Home » Issues & Poems » Issue Twelve » Avvakum in Pustozyorsk

Avvakum in Pustozyorsk

Robert Chandler

Varlam Tikhonovich Shalamov (1907–1982)

Varlam Shalamov’s Kolyma Tales is recognised by Russian readers as the greatest of all works of literature about the Gulag. Leona Toker has written movingly of the form of this epic story-cycle being ‘grounded in an ethical intention so genuine that its artistic merit seems to be the natural consequence of its truth.’ Shalamov’s poetry, however, is still little read, though he himself valued it as highly as his prose. This poem, one of Shalamov’s longest, is written in the voice of Archpriest Avvakum (1620–82). Avvakum is both the father of modern Russian prose and the archetypal Russian dissident, the most famous of the so-called Old Believers. His refusal to accept the changes to the Orthodox ritual introduced by Patriarch Nikon led to his exile, first to Siberia, then to Pustozyorsk, a military outpost in the far north of European Russia; his wife, Nastasia, accompanied him. After being imprisoned for 14 years in a sunken logframed hut, Avvakum was burnt at the stake. His vividly written account of his life (1672–73) remained under censorship for 200 years, though it circulated widely in manuscript. The original is in short lines, rhymed abab; each line is made up of two stressed syllables and a varying number of unstressed syllables. I have tried to reproduce the sardonic tone, not the precise form. Along with some of Shalamov’s shorter poems, ‘Avvakum in Pustozyorsk’ will be included in The Penguin Book of Russian Poetry (Feb. 2015), of which I am a co-editor.

Avvakum in Pustozyorsk

The walls of my church

are the ribs round my heart;

it seems life and I

are soon bound to part.


My cross now rises,

traced with two fingers.1

In Pustozyorsk it blazes;

its blaze will linger.


I’m glorified everywhere,

vilified, branded;

I have already become

the stuff of legend:


I was, people say,

full of anger and spite;

I suffered, I died

for the ancient rite.


But this popular verdict

is ugly nonsense;

I hear and reject

the implied censure.


A rite is nothing –

neither wrong nor right;

a rite is a trifle

in God’s sight.


But they attacked our faith

in the ways of the past,

in all we’d loved as children,

and taken to heart.


In their holy garments,

in their grand hats,

with a cold crucifix

in their cold hands,


in thrall to a terror

clutching their souls,

they drag us to jails

and herd us to scaffolds.


We don’t mind about doctrine,

about books and their age;

we don’t debate virtues

of fetters and chains.


Our dispute is of freedom,

and the right to breathe –

about our Lord’s free will

to bind as he please.


The healers of souls

chastised our bodies;

while they schemed and plotted,

we ran to the forests.


Despite their decrees,

we hurled our words

out of the lion’s mouth

and into the world.


We called for vengeance

against their sins;

along with the Lord,

we sang poems and hymns.


The words of the Lord

were claps of thunder.

The church endures;

it will never go under.


And I, unyielding,

reading the Psalter,

was brought to the gates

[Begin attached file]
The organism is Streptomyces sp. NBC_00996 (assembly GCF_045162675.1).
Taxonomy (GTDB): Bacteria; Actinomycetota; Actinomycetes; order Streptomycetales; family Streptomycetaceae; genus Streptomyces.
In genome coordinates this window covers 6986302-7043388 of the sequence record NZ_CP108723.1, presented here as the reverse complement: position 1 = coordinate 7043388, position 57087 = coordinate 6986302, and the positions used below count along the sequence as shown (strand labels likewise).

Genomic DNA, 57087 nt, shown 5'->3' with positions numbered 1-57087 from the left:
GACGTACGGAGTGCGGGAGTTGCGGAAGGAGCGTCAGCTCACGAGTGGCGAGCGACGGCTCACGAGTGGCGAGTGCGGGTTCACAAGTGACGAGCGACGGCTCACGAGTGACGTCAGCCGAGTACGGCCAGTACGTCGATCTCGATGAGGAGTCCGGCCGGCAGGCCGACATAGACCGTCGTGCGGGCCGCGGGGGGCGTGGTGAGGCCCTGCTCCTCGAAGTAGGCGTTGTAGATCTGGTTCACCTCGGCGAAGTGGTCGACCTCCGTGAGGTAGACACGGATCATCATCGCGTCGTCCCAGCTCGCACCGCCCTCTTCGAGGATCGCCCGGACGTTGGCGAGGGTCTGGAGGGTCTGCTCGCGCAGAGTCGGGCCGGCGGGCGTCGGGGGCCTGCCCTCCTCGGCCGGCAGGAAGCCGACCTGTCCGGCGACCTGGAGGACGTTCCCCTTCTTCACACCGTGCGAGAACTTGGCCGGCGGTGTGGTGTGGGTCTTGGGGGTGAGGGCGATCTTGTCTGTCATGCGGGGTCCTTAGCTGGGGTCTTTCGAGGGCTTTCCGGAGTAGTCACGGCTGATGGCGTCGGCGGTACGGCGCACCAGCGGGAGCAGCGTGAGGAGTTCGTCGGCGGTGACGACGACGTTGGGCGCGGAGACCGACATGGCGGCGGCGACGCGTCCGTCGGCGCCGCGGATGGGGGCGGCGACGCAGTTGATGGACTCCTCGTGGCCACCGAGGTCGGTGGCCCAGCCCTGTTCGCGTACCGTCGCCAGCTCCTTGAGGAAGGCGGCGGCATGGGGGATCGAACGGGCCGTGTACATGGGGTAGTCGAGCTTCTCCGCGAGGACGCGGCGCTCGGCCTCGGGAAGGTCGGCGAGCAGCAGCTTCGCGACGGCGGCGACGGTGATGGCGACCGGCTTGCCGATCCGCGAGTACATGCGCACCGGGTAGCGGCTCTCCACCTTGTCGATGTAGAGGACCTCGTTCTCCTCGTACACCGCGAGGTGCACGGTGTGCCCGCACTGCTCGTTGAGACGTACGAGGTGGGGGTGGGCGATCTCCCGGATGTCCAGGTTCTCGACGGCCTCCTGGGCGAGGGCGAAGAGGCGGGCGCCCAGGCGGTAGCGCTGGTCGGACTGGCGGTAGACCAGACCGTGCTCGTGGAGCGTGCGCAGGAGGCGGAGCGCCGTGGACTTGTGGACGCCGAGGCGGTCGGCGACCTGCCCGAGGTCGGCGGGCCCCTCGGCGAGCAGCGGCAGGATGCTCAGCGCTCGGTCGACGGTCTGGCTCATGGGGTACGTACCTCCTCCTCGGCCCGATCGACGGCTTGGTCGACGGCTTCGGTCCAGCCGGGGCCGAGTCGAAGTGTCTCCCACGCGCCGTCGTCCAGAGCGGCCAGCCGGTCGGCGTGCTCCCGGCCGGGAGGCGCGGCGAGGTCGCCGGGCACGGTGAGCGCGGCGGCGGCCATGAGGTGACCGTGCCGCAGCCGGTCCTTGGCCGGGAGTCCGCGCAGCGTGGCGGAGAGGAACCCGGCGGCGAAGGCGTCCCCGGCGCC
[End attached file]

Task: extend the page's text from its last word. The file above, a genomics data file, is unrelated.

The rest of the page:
of the Andronikov Monastery.


I was young;

I endured every pain:

hunger, beatings,



A winged angel

shut the eyes of the guard,

brought me cabbage soup

and a hunk of bread.


I crossed the threshold –

and I walked free.

Embracing my exile,

I walked to the East.


I held services

by the Amur River,

where I barely survived

the winds and blizzards.


They branded my cheeks

with brands of frost;

by a mountain stream

they tore out my nostrils.


But the path to the Lord

goes from jail to jail;

the path to the Lord

never changes.


And all too few,

since Jesus’s days,

have proved able to bear

God’s all-seeing gaze.


Nastasia, Nastasia,

do not despair;

true joy often wears

a garment of tears.


Whatever temptations

may beat in your heart,

whatever torments

may rip you apart,


walk on in peace

through a thousand troubles

and fear not the snake

that bites at your ankles –


though not from Eden

has this snake crawled;

it is an envoy of evil

from Satan’s world.


Here, bird-song

is unknown;

here one learns patience

and the wisdom of stone.


I have seen no colour

except lingonberry

in fourteen years

spent as a prisoner.


But this is not madness,

nor a waking dream;

it is my soul’s fortress,

its will and freedom.


And now they are leading me

far away and in fetters;

my yoke is easy,

my burden grows lighter.


My track is swept clean

dusted with silver;

I’m climbing to heaven

on wings of fire.


Through cold and hunger,

through grief and fear,

towards God, like a dove,

I rise from the pyre.


O far-away Russia –

I give you my vow

to return from the sky,

forgiving no foe.


May I be reviled,

and burned at the stake;

may my ashes be cast

on the mountain wind.


There is no fate sweeter,

no better end,

than to knock, as ash,

at the human heart.2






  1. Old Believers make the sign of the cross with two fingers. One of Patriarch Nikon’s most controversial reforms was his decree that the sign of the cross be made with three fingers.
  2. A reference to The Legend of Thyl Ulenspiegel, a novel by Charles de Coster (1827–79) that has long been popular in Russia. Ulenspiegel wears round his neck a sachet containing some of the ashes of his father, Klaas, who had been burnt as a heretic. As he fights for the freedom of Flanders, Thyl repeats to himself, ‘The ashes of Klaas are knocking at my heart.’

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